Name Acrostic

Nancy Perez, Spanish teacher at El Diamante High School, tells us how to use the "Name Acrostic" activity to encourage students to talk about and share their identity in a creative way.

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Nancy Perez, Spanish teacher at El Diamante High School in Visalia, California with Visalia Unified School District, and also a teacher leader of California World Language Project.


Hello everybody. My name is Nancy Perez and I am a Spanish teacher at El Diamante High School in Visalia, California with Visalia Unified School District, and I’m here representing California World Language Project. The strategy that I’m going to present to you is the “Name Acrostic”, and we’re gonna use this activity to engage the students into talking about themselves, bragging about who they are in their identity. If we’re teaching foreign language, we want them to use the target language, we want them to use the level of the target language that they’re practicing that they’re studying and this could be just as simple as having words or complete phrases, depending on the level of proficiency that they have.

This can also be done in English, and again, this is going to help the students with their proficiency and it’s going to help them with their writing too. And at the same time, they’re going to be connecting this activity to their personal life, and they’re going to be proud of who they are, what they can do, and the things that they learn, the things that they like.

And so what we want to do is, first of all, we want to start by showing them what we want them to do. And so the first thing I do is I put the question and for the question on top is “who am I?” So I have an example right here, and so it is who am I? And then what we do is we put the students name going down and then on the bottom, this is who I am.

So what we do is we use their initials of their letter of their name to come up with things or ideas, sentences, words that reflect who they are. I like to start with my name, I ask questions like, “Who am I? Describe myself? Where am I from?” They don’t have to start with the letter that they’re using so they can have the letter in the middle of the word, they can have the letter in the beginning of the word, or they can have it at the end. This is good because sometimes they have their names count with a Y or with a Z and so it’s difficult for them to start to get a word that is going to start with that letter. So that’s why we say it’s okay if it has it in the middle, it’s okay if it has it at the end. And that’s why we want to make sure that they know the expectations, they know what we want them to do. And then after we finish with the example, we do the whole thing on the board. Then we give them the papers and we give them first of all, a pencil because we want them to do a draft.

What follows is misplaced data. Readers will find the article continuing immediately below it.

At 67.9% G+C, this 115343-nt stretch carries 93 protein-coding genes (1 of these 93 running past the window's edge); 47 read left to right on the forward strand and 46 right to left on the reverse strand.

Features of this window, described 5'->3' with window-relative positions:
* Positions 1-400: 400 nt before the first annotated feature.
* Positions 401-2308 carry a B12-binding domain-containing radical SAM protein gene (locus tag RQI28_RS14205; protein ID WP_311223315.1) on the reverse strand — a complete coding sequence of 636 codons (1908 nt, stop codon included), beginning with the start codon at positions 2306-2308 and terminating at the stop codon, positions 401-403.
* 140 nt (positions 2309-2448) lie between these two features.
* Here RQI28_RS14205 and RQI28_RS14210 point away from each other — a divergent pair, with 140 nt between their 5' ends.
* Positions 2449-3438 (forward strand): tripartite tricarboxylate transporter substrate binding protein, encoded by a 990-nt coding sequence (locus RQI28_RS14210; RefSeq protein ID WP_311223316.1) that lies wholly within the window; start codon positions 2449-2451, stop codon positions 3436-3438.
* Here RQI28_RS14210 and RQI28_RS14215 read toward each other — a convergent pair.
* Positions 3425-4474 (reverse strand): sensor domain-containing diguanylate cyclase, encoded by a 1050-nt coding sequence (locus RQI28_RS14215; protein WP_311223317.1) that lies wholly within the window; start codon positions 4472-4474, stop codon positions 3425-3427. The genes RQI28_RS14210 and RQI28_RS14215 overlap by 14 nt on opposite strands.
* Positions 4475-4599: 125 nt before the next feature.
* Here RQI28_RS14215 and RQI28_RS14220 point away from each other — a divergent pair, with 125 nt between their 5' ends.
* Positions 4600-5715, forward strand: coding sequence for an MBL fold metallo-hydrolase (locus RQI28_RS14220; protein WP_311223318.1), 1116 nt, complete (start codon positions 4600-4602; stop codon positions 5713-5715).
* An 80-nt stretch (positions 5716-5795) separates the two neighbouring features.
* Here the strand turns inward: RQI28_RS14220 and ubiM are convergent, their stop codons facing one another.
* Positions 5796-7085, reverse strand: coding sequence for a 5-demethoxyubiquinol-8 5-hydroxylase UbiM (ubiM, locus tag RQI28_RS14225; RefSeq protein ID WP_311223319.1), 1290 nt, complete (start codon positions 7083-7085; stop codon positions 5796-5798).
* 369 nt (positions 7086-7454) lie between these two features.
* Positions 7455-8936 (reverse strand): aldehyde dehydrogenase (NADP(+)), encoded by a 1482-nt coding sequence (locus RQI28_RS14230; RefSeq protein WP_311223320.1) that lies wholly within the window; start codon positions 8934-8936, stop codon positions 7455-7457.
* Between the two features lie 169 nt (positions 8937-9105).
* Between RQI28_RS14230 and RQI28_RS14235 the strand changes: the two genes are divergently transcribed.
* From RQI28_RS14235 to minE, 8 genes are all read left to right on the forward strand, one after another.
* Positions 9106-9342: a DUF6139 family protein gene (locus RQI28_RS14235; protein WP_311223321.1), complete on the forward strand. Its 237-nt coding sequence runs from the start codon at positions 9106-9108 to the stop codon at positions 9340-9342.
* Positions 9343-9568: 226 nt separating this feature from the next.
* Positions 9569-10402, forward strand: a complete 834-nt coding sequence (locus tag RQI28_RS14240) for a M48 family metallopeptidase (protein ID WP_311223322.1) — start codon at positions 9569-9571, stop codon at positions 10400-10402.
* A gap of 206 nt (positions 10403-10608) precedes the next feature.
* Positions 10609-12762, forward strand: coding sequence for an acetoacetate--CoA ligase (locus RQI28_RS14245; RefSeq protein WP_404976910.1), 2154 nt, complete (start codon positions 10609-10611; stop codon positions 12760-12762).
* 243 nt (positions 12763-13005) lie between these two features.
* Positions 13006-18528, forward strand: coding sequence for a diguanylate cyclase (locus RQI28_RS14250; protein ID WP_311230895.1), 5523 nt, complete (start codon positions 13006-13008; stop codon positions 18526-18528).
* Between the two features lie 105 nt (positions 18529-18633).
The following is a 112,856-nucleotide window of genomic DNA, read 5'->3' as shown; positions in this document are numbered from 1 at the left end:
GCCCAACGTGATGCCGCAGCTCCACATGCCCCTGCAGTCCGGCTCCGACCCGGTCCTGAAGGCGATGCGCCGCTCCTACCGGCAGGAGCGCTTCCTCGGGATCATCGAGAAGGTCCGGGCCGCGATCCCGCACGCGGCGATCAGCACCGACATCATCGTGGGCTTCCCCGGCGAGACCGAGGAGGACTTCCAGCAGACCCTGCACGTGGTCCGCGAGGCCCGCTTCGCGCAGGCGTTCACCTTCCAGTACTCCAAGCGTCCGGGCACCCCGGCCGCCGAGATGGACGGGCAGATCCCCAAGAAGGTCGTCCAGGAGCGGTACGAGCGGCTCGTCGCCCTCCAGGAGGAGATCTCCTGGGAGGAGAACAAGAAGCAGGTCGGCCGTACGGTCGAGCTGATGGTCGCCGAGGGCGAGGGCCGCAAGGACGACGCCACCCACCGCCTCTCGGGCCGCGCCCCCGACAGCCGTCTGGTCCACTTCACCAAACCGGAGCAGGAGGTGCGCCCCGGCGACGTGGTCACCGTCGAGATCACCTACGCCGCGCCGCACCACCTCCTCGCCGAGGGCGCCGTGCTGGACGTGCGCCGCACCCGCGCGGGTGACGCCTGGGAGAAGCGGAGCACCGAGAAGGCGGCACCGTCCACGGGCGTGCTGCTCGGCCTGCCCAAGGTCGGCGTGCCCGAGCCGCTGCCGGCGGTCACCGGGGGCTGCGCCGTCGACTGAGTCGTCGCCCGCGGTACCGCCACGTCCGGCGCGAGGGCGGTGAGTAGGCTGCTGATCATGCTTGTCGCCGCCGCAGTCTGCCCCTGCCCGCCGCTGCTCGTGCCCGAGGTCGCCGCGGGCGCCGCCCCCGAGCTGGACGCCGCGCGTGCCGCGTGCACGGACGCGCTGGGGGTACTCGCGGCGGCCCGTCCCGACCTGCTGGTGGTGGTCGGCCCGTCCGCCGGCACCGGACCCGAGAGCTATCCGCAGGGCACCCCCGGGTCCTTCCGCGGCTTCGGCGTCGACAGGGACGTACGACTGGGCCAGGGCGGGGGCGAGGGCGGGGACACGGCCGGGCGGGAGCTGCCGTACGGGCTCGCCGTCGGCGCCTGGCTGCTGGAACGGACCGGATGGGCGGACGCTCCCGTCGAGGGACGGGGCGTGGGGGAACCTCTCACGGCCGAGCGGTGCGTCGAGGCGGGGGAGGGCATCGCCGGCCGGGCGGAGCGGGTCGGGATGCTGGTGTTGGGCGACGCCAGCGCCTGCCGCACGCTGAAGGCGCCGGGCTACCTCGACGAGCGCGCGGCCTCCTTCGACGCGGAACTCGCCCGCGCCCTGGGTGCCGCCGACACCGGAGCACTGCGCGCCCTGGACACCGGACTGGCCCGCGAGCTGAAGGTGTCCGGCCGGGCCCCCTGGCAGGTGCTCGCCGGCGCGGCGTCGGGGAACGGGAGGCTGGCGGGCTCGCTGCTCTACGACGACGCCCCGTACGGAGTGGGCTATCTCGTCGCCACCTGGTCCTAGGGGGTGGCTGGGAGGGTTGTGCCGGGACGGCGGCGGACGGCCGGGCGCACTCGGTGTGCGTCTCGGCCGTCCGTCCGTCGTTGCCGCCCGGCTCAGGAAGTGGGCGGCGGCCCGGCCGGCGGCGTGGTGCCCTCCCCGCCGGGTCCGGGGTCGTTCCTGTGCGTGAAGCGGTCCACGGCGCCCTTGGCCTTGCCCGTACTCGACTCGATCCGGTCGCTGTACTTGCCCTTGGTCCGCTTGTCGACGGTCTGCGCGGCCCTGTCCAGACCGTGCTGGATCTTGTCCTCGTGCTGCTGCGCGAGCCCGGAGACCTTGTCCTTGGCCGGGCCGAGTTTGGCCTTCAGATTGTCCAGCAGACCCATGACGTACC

And so, as they’re writing, as they’re putting their names, what I’m doing is I walk around to give them also some feedback on, you know, if they get stuck with the letter or they get stuck with the name, or if they don’t feel comfortable with their whole name but they want to use their nickname, that’s something that they can use too as well.

Once they finish, then I have them turn to their partner to get some peer editing. And so what they do is they get feedback from a partner and sometimes we do it with two people so they turn to one and then they turn to the other, and what they do is they get feedback to any spelling or anything, any additions that they can do.

And what is it that we want them to talk about? Well, we want them to talk about things that they like: the music that they like, the movies that they like. What do they like to do on the weekend? How are they friends? Describe their family, describe their favorite person and their family. What are some traditions that they do? What are they eating for Christmas? So all of that is going to be part of their identity, all of that is going to be part of who they are, and this is what we want them to show us in their paper.

So after they finish with the peer editing, then they start with the final product. And so we give them another piece of paper. This is where we give them the colors, make sure that you have plenty of colors, you have markers. If you have any kinds of stickers that they may use, they love that, any stamps, I know a lot of us have stamps around. What we want is we want them to be creative. And this is why it’s very important that we show them examples of previous works so that they see what the expectation is.

And then after that you walk around the classroom. One of the tips I wanna tell you is that I ask my students to ask two people before they ask me. So they really buy into the idea of showing who they are, how they’re using their creativity. And with that, I hope you find this strategy helpful, and I hope you like it and your students like it and, again, you can use it at any level. And the most important thing too is just to have fun. Have fun with the activity and let the students also have fun.

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